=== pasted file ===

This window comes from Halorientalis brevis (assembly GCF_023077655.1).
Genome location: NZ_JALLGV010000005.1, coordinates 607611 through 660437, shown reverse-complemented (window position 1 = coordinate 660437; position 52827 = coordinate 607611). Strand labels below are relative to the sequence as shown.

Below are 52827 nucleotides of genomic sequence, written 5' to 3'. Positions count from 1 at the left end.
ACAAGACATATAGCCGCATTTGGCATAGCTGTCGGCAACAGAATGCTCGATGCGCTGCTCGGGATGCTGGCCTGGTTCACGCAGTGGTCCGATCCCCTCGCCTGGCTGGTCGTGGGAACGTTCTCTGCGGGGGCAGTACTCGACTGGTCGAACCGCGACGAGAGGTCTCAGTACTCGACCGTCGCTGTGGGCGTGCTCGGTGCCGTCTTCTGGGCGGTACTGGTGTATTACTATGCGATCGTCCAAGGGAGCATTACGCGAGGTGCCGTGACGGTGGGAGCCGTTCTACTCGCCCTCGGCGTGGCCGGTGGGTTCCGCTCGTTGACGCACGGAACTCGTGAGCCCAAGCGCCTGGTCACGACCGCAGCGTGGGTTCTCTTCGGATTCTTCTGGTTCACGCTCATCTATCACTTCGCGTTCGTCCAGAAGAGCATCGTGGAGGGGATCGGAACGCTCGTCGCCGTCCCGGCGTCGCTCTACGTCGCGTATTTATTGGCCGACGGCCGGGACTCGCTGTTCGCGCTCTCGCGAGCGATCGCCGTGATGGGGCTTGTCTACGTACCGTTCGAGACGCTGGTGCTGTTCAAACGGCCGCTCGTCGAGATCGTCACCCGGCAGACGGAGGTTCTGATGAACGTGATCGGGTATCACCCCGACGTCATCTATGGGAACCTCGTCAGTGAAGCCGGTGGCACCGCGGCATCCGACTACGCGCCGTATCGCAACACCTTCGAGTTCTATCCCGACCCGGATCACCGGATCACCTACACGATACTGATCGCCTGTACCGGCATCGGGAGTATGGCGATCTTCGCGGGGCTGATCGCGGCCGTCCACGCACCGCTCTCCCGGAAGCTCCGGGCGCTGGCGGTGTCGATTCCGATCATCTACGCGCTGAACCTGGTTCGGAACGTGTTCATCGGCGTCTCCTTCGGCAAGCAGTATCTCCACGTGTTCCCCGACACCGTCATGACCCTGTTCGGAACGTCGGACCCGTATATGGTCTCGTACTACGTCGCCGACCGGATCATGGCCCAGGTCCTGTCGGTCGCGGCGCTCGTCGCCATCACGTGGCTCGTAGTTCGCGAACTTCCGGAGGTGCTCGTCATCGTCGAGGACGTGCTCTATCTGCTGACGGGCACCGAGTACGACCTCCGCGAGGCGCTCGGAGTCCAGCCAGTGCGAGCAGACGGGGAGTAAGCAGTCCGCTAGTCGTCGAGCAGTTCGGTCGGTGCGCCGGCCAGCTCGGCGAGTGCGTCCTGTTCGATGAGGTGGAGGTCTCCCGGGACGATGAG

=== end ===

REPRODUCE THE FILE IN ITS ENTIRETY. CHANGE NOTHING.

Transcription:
This window comes from Halorientalis brevis (assembly GCF_023077655.1).
Genome location: NZ_JALLGV010000005.1, coordinates 607611 through 660437, shown reverse-complemented (window position 1 = coordinate 660437; position 52827 = coordinate 607611). Strand labels below are relative to the sequence as shown.

Below are 52827 nucleotides of genomic sequence, written 5' to 3'. Positions count from 1 at the left end.
ACAAGACATATAGCCGCATTTGGCATAGCTGTCGGCAACAGAATGCTCGATGCGCTGCTCGGGATGCTGGCCTGGTTCACGCAGTGGTCCGATCCCCTCGCCTGGCTGGTCGTGGGAACGTTCTCTGCGGGGGCAGTACTCGACTGGTCGAACCGCGACGAGAGGTCTCAGTACTCGACCGTCGCTGTGGGCGTGCTCGGTGCCGTCTTCTGGGCGGTACTGGTGTATTACTATGCGATCGTCCAAGGGAGCATTACGCGAGGTGCCGTGACGGTGGGAGCCGTTCTACTCGCCCTCGGCGTGGCCGGTGGGTTCCGCTCGTTGACGCACGGAACTCGTGAGCCCAAGCGCCTGGTCACGACCGCAGCGTGGGTTCTCTTCGGATTCTTCTGGTTCACGCTCATCTATCACTTCGCGTTCGTCCAGAAGAGCATCGTGGAGGGGATCGGAACGCTCGTCGCCGTCCCGGCGTCGCTCTACGTCGCGTATTTATTGGCCGACGGCCGGGACTCGCTGTTCGCGCTCTCGCGAGCGATCGCCGTGATGGGGCTTGTCTACGTACCGTTCGAGACGCTGGTGCTGTTCAAACGGCCGCTCGTCGAGATCGTCACCCGGCAGACGGAGGTTCTGATGAACGTGATCGGGTATCACCCCGACGTCATCTATGGGAACCTCGTCAGTGAAGCCGGTGGCACCGCGGCATCCGACTACGCGCCGTATCGCAACACCTTCGAGTTCTATCCCGACCCGGATCACCGGATCACCTACACGATACTGATCGCCTGTACCGGCATCGGGAGTATGGCGATCTTCGCGGGGCTGATCGCGGCCGTCCACGCACCGCTCTCCCGGAAGCTCCGGGCGCTGGCGGTGTCGATTCCGATCATCTACGCGCTGAACCTGGTTCGGAACGTGTTCATCGGCGTCTCCTTCGGCAAGCAGTATCTCCACGTGTTCCCCGACACCGTCATGACCCTGTTCGGAACGTCGGACCCGTATATGGTCTCGTACTACGTCGCCGACCGGATCATGGCCCAGGTCCTGTCGGTCGCGGCGCTCGTCGCCATCACGTGGCTCGTAGTTCGCGAACTTCCGGAGGTGCTCGTCATCGTCGAGGACGTGCTCTATCTGCTGACGGGCACCGAGTACGACCTCCGCGAGGCGCTCGGAGTCCAGCCAGTGCGAGCAGACGGGGAGTAAGCAGTCCGCTAGTCGTCGAGCAGTTCGGTCGGTGCGCCGGCCAGCTCGGCGAGTGCGTCCTGTTCGATGAGGTGGAGGTCTCCCGGGACGATGAG